Background: Many clinical teachers who previously gave face-to-face lectures now record presentations for students to view asynchronously online. These teachers need to understand student expectations of online lectures (OLLs), and their place in the overall 'ecology' of student learning resources, in order to ensure that students watch, and learn from, their lectures.
Methods: We conducted focus groups with a convenience sample of medical students undertaking their general practice placements, exploring student uses, evaluations and expectations of OLLs. Focus group discussions were recorded and transcribed verbatim. The transcripts were initially reviewed independently after each focus group by two of the authors, and then discussed. Descriptive categories and emergent themes were arrived at by an iterative consensus, and subjected to member checking. Teachers need to understand student expectations of online lectures and their place in the overall 'ecology' of student learning resources
Results: Five focus groups were conducted with 36 students in total, and no new themes emerged after the third group. Students seem to attach importance to a number of factors within the categories of: (1) content, (2) organisation and structure, and (3) design and format.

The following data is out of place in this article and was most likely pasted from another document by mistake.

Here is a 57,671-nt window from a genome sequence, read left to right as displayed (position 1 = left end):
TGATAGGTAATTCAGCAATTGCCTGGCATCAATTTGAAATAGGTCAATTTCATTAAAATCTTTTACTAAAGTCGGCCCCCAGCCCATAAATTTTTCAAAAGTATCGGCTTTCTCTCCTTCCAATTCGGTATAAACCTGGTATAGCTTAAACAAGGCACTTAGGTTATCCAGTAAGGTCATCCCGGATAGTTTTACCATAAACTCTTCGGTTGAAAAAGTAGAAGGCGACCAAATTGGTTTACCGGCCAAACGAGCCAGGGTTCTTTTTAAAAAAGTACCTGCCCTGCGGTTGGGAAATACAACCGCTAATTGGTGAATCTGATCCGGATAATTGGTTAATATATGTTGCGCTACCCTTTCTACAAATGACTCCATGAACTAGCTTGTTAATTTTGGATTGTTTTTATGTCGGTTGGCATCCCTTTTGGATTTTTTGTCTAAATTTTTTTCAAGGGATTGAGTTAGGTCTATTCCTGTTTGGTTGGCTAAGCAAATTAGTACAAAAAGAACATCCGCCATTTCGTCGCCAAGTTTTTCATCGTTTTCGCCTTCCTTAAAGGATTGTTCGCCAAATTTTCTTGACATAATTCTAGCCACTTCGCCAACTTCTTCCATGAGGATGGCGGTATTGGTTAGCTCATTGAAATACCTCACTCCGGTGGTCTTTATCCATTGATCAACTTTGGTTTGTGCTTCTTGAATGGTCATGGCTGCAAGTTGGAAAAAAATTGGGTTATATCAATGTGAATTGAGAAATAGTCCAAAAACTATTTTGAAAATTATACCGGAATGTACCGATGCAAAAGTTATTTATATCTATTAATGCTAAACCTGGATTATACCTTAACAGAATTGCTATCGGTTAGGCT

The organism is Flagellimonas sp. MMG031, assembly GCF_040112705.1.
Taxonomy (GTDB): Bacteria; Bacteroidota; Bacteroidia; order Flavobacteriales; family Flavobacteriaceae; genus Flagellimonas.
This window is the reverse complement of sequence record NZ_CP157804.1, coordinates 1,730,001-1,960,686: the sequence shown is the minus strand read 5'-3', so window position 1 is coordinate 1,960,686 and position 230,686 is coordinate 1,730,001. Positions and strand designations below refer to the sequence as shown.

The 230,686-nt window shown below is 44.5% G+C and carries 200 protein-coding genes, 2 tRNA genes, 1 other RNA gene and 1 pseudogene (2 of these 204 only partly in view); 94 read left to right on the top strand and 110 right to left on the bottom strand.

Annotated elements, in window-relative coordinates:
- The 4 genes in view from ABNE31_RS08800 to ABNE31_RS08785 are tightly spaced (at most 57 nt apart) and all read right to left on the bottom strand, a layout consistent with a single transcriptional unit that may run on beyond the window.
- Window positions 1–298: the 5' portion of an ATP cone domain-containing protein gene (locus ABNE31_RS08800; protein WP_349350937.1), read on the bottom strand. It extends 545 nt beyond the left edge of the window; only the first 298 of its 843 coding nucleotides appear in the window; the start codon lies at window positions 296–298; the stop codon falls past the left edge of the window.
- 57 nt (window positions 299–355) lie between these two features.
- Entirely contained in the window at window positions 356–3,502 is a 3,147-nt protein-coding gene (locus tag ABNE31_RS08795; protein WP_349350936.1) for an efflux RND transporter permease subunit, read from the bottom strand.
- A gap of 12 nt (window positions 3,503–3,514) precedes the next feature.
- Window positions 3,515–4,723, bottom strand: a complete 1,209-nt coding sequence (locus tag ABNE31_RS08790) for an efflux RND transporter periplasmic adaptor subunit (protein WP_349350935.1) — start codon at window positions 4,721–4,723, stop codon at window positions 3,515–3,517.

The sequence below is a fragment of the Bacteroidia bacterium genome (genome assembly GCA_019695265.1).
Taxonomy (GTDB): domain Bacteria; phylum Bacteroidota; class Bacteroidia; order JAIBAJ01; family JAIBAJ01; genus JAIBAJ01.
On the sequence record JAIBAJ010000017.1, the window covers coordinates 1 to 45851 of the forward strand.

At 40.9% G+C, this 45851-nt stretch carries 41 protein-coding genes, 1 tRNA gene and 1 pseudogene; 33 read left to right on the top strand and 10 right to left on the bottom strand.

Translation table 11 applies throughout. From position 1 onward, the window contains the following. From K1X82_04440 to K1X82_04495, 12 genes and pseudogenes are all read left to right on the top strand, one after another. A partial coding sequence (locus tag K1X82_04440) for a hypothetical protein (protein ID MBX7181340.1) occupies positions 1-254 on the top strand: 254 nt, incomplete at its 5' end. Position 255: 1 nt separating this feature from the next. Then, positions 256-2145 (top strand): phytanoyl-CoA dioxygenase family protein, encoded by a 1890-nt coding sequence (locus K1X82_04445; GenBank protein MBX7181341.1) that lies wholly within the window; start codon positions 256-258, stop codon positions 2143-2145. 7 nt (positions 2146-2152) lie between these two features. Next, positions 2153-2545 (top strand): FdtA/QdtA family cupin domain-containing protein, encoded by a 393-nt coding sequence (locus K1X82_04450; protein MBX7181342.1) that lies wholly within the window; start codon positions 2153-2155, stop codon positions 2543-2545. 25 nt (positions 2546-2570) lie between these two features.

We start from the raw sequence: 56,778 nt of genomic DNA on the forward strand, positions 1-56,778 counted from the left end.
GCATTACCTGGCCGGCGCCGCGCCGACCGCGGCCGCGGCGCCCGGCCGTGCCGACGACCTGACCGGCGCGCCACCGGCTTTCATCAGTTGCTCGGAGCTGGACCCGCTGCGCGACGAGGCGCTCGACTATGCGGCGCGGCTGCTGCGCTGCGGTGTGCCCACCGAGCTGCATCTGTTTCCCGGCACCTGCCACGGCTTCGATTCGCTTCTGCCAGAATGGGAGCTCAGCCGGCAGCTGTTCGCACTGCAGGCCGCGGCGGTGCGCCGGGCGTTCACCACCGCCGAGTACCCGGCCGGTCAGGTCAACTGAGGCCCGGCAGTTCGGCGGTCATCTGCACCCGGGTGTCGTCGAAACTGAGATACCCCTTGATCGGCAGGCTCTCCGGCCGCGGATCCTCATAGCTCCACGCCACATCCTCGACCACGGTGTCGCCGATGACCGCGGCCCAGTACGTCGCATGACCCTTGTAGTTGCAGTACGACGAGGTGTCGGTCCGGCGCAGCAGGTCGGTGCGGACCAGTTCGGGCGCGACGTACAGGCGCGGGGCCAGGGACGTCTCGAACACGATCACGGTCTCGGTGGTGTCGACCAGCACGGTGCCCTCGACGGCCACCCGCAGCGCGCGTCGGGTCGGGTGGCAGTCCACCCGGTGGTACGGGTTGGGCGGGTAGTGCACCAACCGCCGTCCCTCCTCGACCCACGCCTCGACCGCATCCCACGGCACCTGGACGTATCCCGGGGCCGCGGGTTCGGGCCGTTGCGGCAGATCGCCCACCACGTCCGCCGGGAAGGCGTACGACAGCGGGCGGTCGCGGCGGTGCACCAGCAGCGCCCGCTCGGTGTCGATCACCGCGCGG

Discussion/conclusion: The OLLs delivered by clinical teachers seem to be valued by students, and to have a distinctive role within their overall learning resources. We suggest that the latter be curated coherently by faculty members, and that OLLs meet student expectations of relevance, brevity, focus, alignment with assessment, logical and transparent structure, sparing use of interactivity and distractions, and tight alignment of their content. Our findings may not be intuitive to clinical teachers more accustomed to face-to-face lectures, and may assist them to evaluate their OLLs.